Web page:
• Try new activities at camp (e.g., pickle ball, geocaching) that will be fun and get people moving. Campers may be able to continue these activities at home.
  • Get campers involved in a road race or community walk.
  • Do not emphasize winning or being the best. Always focus on making physical activities FUN.

Possibilities for Better Eating at Camps

The other half of the energy balance equation includes healthy eating for campers. Empowering campers and staff with improved nutrition literacy and possibly gardening and cooking skills can heighten their enjoyment of preparing and consuming healthy foods. Reaching these goals will not be easy given the ubiquity of sugar and fast foods in campers’ lives. Nevertheless, many options and opportunities exist at camp.

Menus and food service influence the eating patterns of children. Camp staff, however, should be careful to guide campers and not dictate their choices. Most people eat too fast and even when they are not necessarily hungry. Use meal time as an opportunity to “slow down” from the busy camp pace. Children are anxious to get on to the next activity, but meals do not need to be rushed. Eating a healthy breakfast is the best way to start the day and can be a habit that is reinforced.

Many camps have the “big” meal (i.e., dinner) in the evening, when children are likely to be sedentary the rest of the eve¬ning. Consider the old agricultural model of having the big meal at mid-day as a way for refueling for the rest of the day and then offering a lighter supper at night.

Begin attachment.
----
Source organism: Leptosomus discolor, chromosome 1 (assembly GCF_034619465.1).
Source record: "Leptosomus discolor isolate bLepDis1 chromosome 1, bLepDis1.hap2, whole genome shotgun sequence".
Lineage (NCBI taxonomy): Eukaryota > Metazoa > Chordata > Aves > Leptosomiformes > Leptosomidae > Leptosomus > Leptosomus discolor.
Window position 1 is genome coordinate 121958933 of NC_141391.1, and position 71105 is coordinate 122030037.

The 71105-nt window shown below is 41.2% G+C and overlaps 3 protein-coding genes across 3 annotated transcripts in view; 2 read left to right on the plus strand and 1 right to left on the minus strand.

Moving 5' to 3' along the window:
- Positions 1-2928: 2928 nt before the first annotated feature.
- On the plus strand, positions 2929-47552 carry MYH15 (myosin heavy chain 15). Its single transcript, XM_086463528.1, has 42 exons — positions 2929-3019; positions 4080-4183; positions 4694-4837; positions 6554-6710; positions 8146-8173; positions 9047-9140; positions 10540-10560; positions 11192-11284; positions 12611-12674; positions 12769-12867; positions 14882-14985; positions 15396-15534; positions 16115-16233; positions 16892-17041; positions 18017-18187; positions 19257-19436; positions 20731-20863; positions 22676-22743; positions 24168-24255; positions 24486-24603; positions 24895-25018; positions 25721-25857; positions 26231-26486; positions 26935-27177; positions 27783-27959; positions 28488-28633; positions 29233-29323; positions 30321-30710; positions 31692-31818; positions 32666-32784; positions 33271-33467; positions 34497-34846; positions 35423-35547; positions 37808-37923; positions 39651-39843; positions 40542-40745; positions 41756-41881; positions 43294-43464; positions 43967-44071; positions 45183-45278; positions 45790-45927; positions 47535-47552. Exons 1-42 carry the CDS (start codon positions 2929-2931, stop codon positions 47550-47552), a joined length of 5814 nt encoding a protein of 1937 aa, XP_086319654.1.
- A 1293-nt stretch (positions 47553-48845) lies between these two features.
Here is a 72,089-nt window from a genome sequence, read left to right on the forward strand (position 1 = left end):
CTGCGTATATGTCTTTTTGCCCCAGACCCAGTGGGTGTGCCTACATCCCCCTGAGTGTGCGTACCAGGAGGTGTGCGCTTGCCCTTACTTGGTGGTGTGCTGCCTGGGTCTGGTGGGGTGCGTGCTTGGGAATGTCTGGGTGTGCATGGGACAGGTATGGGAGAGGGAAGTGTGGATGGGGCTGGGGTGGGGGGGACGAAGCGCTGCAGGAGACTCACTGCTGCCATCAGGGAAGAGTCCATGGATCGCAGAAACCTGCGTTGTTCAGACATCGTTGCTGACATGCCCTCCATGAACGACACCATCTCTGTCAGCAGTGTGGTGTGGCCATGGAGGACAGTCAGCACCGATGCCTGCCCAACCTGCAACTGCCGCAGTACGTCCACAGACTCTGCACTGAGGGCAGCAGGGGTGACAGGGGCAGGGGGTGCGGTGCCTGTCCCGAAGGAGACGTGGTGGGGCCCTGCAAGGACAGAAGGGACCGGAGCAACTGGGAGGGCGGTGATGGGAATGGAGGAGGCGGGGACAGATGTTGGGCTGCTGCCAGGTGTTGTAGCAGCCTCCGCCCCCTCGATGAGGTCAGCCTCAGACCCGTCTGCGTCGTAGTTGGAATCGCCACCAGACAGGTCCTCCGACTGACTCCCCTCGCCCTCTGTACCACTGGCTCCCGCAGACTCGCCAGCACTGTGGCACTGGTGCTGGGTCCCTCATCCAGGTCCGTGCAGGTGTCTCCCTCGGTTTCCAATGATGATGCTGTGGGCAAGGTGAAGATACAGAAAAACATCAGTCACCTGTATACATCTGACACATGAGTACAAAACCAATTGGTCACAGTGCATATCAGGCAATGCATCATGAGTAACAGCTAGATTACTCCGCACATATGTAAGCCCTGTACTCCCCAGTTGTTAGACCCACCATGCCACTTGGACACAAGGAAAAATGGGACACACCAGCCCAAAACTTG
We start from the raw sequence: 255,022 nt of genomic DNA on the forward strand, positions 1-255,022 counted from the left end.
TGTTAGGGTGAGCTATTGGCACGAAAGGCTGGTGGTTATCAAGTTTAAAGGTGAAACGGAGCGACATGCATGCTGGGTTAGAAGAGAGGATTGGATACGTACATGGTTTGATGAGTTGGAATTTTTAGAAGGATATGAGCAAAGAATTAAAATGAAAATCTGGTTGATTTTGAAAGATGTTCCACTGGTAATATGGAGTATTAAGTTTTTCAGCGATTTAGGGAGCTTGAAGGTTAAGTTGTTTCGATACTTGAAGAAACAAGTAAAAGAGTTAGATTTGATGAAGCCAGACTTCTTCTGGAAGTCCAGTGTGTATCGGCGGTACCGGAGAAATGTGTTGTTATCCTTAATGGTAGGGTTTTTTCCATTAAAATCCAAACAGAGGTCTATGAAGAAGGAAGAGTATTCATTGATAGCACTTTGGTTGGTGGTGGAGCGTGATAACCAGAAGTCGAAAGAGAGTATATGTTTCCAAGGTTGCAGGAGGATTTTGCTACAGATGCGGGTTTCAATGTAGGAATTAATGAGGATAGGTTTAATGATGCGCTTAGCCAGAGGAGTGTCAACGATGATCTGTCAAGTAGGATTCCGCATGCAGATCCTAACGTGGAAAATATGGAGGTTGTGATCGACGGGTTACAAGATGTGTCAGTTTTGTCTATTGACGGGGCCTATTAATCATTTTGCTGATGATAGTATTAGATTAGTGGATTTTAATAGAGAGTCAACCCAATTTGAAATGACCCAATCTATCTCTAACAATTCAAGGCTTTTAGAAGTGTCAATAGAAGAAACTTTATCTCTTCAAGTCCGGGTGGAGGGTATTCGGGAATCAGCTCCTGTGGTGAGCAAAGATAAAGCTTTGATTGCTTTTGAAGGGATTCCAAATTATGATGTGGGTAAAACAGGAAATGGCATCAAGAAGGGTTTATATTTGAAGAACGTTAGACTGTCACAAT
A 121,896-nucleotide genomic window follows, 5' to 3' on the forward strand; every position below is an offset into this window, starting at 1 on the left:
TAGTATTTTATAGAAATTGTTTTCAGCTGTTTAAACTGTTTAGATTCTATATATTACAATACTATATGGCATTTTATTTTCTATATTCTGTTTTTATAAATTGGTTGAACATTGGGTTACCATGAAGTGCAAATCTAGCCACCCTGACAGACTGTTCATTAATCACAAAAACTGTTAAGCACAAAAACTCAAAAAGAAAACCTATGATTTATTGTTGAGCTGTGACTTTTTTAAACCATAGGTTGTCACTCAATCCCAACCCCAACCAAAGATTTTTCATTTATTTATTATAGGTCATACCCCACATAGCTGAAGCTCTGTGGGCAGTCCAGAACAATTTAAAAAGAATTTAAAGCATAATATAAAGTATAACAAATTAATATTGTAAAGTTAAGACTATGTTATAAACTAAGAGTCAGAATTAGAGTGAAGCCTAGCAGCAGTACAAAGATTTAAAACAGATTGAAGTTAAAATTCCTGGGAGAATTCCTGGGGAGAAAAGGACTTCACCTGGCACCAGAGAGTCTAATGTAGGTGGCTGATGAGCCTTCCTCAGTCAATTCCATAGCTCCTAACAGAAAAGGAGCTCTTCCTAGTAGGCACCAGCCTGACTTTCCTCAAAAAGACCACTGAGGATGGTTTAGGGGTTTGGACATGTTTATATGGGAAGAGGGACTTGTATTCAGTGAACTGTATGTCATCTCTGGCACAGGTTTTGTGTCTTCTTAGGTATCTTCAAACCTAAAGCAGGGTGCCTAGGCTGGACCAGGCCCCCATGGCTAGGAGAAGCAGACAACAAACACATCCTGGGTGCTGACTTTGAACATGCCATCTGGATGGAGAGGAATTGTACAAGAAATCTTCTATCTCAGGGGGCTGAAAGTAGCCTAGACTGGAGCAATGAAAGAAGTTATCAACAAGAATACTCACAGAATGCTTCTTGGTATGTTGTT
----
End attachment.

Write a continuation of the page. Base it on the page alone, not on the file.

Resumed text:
Food does not have to be boring or the same old stuff. For example, adding healthy garnishes or toppings options such as fresh herbs, cheeses, fruits, and vegetables allows campers and camp staff to try new tastes and develop an individual palette. Tasting parties can be fun (i.e., campers and staff choose foods they have never tasted, purchase and/or prepare the food, and have a party to try the new foods). Food can also be presented in a fun way such as encouraging campers to use fruit to put “art” on their pancakes before they eat them.

Examining food labels with interesting facts such as where it came from (especially if it is local), how it was made/prepared, its nutritional value, and good things to pair with it can add to the complexity and value of children and camp staff’s experience during meal times. Meal times can be a way to educate, excite, and entice campers about food — not just a time to refuel and get on to the next activity. Meals can be fun, rewarding, and a place to share common likes and interests. Asking campers which foods they enjoyed most, food trivia, and having them compost their food instead of throwing it away can lead to a “dining experience” and not just “gobble and go” at camp.